My dad was a body mechanic. He is an artist when it comes to seeing the possibilities in rusted, mangled sheet metal, fiberglass, and plastic. We spent a lot of time as kids wandering around in junkyards while dad was looking for just the right part. My dad’s junk irritates a lot of people, including me sometimes. But I know that it comes from a place of him seeing value in things that other people would throw away, from a worldview that believes we waste too much and are not creative enough to find another use for something once it can no longer be used for its original purpose. 
 
Dad is like that with people, too. After he started doing construction instead of body work, he worked with the Tioga County Prison to allow a couple of different mechanics to use his shop for their work release. These were guys who had made mistakes and were paying off their debt to society. Dad’s willingness to see that they still had value as individuals, to recognize their skill despite their “rust”, gave those guys a chance at restoration.
 
Lessons learned: See beauty in unexpected places. Don’t throw things, or people, away so easily. 
 
In addition to having his own body shop, Dad also worked as a bartender for years. That is how many people know him. He makes a mean Bloody Mary and has a way of making everybody feel comfortable and welcomed. It takes a lot to make him angry, but there are a few things that will infuriate him in an instant - like a man hitting a woman. I remember seeing a man slap his wife in front of a crowd of people at Smokey’s. Then I watched Dad drag that man face-first down half the length of the bar, pick him up by the back of his pants, and literally throw him out the door.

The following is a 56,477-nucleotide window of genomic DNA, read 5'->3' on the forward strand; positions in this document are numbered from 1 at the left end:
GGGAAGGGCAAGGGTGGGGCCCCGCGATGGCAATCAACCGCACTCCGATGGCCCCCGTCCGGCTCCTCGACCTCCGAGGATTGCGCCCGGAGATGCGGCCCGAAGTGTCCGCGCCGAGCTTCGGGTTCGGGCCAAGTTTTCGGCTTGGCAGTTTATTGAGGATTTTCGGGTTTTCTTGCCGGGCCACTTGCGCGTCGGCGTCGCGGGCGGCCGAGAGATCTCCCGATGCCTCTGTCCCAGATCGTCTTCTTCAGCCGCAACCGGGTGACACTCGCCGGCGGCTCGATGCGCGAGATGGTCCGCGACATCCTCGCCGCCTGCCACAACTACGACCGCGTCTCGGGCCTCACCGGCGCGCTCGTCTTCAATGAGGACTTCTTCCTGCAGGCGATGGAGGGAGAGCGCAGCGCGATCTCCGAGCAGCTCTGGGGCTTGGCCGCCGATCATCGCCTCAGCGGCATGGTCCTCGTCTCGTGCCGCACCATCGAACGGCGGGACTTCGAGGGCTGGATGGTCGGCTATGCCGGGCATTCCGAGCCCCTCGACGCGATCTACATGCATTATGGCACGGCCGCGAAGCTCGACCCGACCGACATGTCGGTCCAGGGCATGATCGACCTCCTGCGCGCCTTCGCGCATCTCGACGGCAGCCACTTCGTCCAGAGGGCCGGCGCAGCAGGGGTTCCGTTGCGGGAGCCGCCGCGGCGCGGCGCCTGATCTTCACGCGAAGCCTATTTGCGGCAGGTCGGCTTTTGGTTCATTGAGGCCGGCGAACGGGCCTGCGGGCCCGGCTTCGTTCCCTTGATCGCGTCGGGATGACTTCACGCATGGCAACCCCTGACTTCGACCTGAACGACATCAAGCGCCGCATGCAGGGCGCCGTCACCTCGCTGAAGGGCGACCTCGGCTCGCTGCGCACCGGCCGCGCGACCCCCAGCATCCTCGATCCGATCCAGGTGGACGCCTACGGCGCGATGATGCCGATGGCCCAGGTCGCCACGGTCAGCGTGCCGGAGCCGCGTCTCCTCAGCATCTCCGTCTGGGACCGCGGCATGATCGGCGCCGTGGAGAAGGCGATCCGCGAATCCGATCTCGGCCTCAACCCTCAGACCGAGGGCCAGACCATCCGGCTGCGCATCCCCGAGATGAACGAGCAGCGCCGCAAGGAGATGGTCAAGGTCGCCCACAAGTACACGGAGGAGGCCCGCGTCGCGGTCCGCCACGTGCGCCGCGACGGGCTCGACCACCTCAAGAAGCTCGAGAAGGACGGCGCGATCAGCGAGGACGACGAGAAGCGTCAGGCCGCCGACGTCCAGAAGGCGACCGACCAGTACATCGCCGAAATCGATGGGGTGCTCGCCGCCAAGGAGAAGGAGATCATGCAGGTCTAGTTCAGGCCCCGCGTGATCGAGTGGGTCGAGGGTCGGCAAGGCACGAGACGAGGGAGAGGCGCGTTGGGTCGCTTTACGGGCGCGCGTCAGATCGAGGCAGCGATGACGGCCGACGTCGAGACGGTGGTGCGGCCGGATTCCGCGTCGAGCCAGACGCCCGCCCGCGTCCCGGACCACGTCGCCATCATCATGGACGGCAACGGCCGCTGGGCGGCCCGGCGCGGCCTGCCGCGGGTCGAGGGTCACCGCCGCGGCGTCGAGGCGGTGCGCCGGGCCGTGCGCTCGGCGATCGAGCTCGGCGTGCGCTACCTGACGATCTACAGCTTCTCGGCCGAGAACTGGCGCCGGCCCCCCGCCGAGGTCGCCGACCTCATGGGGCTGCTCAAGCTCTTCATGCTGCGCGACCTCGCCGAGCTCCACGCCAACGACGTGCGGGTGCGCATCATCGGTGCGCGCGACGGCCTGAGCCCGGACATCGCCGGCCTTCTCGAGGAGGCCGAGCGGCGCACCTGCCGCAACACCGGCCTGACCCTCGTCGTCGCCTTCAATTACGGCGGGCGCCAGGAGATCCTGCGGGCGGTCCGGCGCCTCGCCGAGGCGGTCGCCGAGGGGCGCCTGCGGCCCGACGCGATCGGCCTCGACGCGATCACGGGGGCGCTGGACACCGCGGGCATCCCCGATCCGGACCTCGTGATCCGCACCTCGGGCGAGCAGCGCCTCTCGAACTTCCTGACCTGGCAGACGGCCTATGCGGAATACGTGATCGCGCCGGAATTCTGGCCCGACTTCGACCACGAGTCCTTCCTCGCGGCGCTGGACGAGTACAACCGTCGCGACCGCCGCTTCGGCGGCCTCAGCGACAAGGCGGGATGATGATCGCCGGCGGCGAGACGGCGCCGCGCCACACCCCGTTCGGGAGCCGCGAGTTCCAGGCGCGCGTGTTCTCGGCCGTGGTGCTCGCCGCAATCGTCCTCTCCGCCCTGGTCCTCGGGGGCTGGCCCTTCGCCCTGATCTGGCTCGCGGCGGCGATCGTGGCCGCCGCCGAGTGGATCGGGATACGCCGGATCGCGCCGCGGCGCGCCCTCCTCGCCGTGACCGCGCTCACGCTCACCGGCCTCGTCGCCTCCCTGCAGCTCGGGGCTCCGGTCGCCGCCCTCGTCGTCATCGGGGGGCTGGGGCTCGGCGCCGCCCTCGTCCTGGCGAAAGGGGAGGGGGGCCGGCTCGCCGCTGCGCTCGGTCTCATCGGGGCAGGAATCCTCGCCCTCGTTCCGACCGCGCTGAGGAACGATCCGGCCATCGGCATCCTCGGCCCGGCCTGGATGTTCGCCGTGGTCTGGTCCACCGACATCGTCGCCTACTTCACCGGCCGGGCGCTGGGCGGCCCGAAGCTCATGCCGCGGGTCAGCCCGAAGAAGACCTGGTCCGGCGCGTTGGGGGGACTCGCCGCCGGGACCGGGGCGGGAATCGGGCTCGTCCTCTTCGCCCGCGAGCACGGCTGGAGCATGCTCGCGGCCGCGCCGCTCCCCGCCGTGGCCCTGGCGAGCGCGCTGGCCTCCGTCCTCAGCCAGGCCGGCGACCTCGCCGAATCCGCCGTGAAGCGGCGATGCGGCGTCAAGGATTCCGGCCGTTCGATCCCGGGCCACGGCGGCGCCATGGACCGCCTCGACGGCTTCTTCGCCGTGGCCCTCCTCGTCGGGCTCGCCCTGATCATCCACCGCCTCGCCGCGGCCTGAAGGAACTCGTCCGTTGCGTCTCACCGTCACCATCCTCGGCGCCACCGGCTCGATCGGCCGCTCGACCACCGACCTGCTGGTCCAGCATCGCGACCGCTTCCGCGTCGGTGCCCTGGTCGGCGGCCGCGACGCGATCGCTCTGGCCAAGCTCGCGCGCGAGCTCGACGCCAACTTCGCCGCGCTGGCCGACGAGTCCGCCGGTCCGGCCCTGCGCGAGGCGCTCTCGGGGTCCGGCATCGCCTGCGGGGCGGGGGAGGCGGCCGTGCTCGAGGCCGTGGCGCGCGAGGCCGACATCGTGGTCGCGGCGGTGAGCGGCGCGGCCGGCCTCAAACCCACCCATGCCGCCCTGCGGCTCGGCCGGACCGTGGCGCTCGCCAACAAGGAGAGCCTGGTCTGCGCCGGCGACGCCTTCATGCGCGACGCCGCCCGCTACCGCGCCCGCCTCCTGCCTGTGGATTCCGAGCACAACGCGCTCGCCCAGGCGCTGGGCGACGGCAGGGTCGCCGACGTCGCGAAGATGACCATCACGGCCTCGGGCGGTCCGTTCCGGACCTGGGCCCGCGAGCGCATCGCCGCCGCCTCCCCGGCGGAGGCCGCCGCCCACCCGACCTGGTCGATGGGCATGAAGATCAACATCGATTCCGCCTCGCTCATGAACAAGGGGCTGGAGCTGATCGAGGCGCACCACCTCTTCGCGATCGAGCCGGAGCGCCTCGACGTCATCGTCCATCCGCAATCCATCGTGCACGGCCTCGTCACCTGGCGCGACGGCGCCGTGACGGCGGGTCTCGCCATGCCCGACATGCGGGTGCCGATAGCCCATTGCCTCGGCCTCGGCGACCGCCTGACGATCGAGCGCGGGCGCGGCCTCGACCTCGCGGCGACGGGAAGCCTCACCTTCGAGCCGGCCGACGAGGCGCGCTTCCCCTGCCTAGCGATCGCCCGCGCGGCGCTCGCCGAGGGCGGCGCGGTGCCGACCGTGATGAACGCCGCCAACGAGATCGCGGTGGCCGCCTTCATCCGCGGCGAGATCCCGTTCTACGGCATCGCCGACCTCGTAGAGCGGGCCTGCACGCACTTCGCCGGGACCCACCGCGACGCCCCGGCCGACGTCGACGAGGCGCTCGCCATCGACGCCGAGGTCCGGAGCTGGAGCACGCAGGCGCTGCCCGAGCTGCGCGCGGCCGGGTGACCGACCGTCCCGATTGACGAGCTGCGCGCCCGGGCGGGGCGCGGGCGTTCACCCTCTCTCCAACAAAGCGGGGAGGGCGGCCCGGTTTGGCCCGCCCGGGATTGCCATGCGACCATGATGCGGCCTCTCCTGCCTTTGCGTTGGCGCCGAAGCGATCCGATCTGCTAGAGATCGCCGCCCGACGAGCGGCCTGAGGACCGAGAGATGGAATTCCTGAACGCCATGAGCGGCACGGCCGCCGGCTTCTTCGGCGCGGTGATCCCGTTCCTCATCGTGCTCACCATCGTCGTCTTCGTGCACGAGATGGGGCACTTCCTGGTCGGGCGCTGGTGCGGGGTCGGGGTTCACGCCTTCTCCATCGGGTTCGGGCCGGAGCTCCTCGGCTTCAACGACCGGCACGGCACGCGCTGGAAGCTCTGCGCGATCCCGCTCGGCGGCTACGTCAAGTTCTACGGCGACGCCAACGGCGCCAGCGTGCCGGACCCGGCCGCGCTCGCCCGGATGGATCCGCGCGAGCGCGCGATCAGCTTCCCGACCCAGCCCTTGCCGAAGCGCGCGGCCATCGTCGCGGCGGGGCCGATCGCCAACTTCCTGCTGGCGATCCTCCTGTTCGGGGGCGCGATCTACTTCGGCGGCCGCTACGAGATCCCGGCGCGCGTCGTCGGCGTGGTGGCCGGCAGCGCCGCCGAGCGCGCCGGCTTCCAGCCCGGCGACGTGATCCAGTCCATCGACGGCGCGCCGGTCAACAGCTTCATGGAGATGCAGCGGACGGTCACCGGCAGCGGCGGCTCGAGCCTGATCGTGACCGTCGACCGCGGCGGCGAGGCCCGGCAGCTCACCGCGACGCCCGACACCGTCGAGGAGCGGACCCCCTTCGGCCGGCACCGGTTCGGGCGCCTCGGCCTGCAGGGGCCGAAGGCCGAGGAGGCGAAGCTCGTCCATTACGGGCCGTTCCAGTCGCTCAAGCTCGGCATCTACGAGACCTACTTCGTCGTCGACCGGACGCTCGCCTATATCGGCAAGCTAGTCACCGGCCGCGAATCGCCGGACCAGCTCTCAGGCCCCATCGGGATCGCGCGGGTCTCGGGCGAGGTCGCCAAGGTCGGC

Lessons learned: Never tolerate abuse from a man. And stick up for the people who can’t stick up for themselves.










Summer afternoon, Dad, the girls and the dog.

I used to teach basic computer classes for senior citizens. Dad was going along with me once to learn a little bit about all this new technology. We were almost to the school where I was teaching, when we saw a woman with a flat tire along the side of the road. Dad told me to pull over so he could help, but to get to my students on time. He could walk from there. He was a little late to class that night, but the lady got home safely.
 
Lessons learned: Be kind to strangers. Use your gifts and talents to help others. Integrity is not just a word; it is characterized in your actions.
 
Dad used to be shy when he was a kid. He tells a story about meeting a girl he knew in high school years later and how she told him that she used to have such a crush on him. Why didn’t he ever ask her to dance? He says that moment convinced him to come out of his shell, and he has never gone back. Dad makes new friends wherever he goes. He dances with joy and abandon. 
 
Lesson learned: Don’t let your own fears hold you back.
 
I was also painfully shy as a kid. I was “too shy” or “too smart” or “too opinionated” or “too independent” for many people. But not to my Dad. “That’s just Carrie,” he would say. He accepted me for exactly who I was, just like he does other people. For that unconditional acceptance, I will always be grateful to him and love him just the way he is.